Japan’s hit virtual pet, Punirunes, will be released in the US this summer and I can almost guarantee most of you have never seen a toy quite like this before. A play on the Japanese mimetic word for “squishy” (punipuni), Punirunes has a design quirk that sets it apart from other gadgets of its ilk: a doughy button at the center of the device that serves to simulate physical contact with your pet. How do you get to that button? By sticking your finger into the quarter-sized hole in the side of the plastic shell.
It is undeniably a little weird. The device will even display an animation of your finger on the screen when you do this (you can choose from a variety of skin colors during setup). But once you get past the strangeness of the aforementioned act and really get into the things it allows you to do, Punirunes’ oddest feature actually makes for a pretty rich virtual pet experience. The squishy button feels like a joystick wrapped in mochi, which makes sense because the characters themselves are adorable, gummy-like creatures that start their lives as small blobs. You can pat them on the head to show them affection and bounce them to catch items; you can even drag them around to clean the virtual floor using their sticky bodies as a mop.
Spin Master/Takara Tomy
The device has a full-color, LCD display and the potential to raise 55 different characters. There are 6 built-in games, each of which make use of the squish mechanism, plus a food cooking activity in which you have to mix the ingredients yourself. To play the mini-games or visit the other locations — including the marketplace and the forest — you have to bounce your character through a window portal Super Mario 64-style. You can also accessorize your pet and change up the decor in its room. I’ve been playing around with Punirunes for a few days now, and I’ve got to say, I’m having a lot of fun with it. The characters are so cute it hurts. 
Spin Master/Takara Tomy
Anyone who follows the digital pet space closely has probably come across Punirunes at some point. The toys were first released in Asian markets from Takara Tomy in 2021 and have since grown to include multiple generations of the devices. They even inspired an anime series, which was released in the fall of 2022. I myself have had my eye on Punirunes for some time, but was hesitant to purchase the Japanese-language version because the gameplay seemed a bit more complex than something like a Tamagotchi.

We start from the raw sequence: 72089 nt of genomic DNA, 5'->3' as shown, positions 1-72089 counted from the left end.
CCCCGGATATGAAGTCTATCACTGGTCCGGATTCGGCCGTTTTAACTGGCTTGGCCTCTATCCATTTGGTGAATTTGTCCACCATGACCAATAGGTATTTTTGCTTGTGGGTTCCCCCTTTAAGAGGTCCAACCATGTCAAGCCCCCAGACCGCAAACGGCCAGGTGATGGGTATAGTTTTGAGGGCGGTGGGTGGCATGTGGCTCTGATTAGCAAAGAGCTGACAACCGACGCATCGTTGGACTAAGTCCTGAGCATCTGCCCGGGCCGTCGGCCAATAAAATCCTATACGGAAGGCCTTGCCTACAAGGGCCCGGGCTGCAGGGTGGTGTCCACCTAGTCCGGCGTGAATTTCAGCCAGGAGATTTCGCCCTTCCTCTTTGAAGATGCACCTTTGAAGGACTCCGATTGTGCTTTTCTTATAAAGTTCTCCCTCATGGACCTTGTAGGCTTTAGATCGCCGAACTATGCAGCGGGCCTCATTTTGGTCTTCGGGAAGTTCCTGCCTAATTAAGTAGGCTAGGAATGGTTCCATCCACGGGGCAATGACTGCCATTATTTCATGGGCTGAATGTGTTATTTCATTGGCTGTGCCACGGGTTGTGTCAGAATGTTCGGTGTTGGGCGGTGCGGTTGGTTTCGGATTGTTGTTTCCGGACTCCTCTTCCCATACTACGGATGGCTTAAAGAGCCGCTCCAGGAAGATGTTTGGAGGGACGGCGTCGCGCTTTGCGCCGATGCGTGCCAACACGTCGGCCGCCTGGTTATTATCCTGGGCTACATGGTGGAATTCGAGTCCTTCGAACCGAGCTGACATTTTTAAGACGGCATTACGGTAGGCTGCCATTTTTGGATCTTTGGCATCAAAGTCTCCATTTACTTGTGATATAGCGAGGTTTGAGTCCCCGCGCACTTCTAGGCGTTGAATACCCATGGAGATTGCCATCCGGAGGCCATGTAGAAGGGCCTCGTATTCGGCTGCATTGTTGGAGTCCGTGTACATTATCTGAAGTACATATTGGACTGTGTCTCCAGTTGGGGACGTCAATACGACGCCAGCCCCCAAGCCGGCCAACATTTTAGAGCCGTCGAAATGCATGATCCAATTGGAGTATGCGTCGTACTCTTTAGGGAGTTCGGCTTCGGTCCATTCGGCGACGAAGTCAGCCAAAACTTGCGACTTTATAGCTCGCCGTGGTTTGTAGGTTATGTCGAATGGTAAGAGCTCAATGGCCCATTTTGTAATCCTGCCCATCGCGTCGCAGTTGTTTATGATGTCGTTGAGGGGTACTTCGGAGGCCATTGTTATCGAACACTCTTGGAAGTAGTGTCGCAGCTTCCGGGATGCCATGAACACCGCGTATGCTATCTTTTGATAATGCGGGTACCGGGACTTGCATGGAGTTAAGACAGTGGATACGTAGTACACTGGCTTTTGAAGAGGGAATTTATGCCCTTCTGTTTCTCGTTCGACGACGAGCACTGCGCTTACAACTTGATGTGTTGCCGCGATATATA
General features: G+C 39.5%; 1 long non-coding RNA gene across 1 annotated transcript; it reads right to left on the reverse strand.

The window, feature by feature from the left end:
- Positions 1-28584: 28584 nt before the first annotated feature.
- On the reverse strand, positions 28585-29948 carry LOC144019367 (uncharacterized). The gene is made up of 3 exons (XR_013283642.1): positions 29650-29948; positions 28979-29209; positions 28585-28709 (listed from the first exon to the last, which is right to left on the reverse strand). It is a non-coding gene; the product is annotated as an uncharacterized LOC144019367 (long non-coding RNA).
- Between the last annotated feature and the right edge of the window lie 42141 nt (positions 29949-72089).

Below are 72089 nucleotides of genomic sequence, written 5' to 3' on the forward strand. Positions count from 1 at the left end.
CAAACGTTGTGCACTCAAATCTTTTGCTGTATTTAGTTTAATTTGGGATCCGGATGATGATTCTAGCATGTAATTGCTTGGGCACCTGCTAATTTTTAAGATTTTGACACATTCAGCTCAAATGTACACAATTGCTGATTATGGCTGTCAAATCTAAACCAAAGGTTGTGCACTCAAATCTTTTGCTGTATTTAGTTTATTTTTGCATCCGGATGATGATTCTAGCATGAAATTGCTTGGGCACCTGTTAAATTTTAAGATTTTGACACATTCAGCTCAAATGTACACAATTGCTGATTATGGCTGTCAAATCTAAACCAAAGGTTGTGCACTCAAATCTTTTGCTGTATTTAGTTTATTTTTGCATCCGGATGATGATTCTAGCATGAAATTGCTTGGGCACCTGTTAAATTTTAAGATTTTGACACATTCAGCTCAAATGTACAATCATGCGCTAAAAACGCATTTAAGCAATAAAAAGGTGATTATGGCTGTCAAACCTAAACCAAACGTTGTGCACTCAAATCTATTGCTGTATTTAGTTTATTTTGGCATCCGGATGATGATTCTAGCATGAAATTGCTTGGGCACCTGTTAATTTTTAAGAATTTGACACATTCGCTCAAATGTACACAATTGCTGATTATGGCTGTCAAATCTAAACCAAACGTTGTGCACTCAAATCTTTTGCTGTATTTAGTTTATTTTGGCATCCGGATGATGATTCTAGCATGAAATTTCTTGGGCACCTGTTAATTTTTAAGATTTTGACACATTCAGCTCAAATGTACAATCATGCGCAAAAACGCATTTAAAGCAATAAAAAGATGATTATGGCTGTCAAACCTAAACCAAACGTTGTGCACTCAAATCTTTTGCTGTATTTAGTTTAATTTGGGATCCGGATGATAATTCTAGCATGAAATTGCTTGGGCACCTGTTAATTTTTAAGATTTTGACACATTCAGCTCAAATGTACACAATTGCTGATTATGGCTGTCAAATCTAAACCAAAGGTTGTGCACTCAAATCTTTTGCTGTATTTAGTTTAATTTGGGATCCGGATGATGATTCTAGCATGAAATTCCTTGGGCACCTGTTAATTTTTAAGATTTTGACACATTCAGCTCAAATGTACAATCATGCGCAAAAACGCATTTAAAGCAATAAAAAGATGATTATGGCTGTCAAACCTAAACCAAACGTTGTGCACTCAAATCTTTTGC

Their expansion to the US comes through a partnership with Spin Master, the company behind Paw Patrol, Hatchimals and a slew of other popular kids’ brands. Punirunes will make its US debut in August and be available in the teal shell from all major retailers for $40.This article originally appeared on Engadget at https://www.engadget.com/a-popular-japanese-digital-pet-with-the-weirdest-mode-of-interaction-is-coming-to-the-us-130050165.html?src=rss

Japan’s hit virtual pet, Punirunes, will be released in the US this summer and I can almost guarantee most of you have never seen a toy quite like this before. A play on the Japanese mimetic word for “squishy” (punipuni), Punirunes has a design quirk that sets it apart from other gadgets of its ilk: a doughy button at the center of the device that serves to simulate physical contact with your pet. How do you get to that button? By sticking your finger into the quarter-sized hole in the side of the plastic shell.

It is undeniably a little weird. The device will even display an animation of your finger on the screen when you do this (you can choose from a variety of skin colors during setup). But once you get past the strangeness of the aforementioned act and really get into the things it allows you to do, Punirunes’ oddest feature actually makes for a pretty rich virtual pet experience. The squishy button feels like a joystick wrapped in mochi, which makes sense because the characters themselves are adorable, gummy-like creatures that start their lives as small blobs. You can pat them on the head to show them affection and bounce them to catch items; you can even drag them around to clean the virtual floor using their sticky bodies as a mop.

Spin Master/Takara Tomy

The device has a full-color, LCD display and the potential to raise 55 different characters. There are 6 built-in games, each of which make use of the squish mechanism, plus a food cooking activity in which you have to mix the ingredients yourself. To play the mini-games or visit the other locations — including the marketplace and the forest — you have to bounce your character through a window portal Super Mario 64-style. You can also accessorize your pet and change up the decor in its room. I’ve been playing around with Punirunes for a few days now, and I’ve got to say, I’m having a lot of fun with it. The characters are so cute it hurts. 

Spin Master/Takara Tomy

Anyone who follows the digital pet space closely has probably come across Punirunes at some point. The toys were first released in Asian markets from Takara Tomy in 2021 and have since grown to include multiple generations of the devices. They even inspired an anime series, which was released in the fall of 2022. I myself have had my eye on Punirunes for some time, but was hesitant to purchase the Japanese-language version because the gameplay seemed a bit more complex than something like a Tamagotchi.

Their expansion to the US comes through a partnership with Spin Master, the company behind Paw Patrol, Hatchimals and a slew of other popular kids’ brands. Punirunes will make its US debut in August and be available in the teal shell from all major retailers for $40.

This article originally appeared on Engadget at https://www.engadget.com/a-popular-japanese-digital-pet-with-the-weirdest-mode-of-interaction-is-coming-to-the-us-130050165.html?src=rss …Read More

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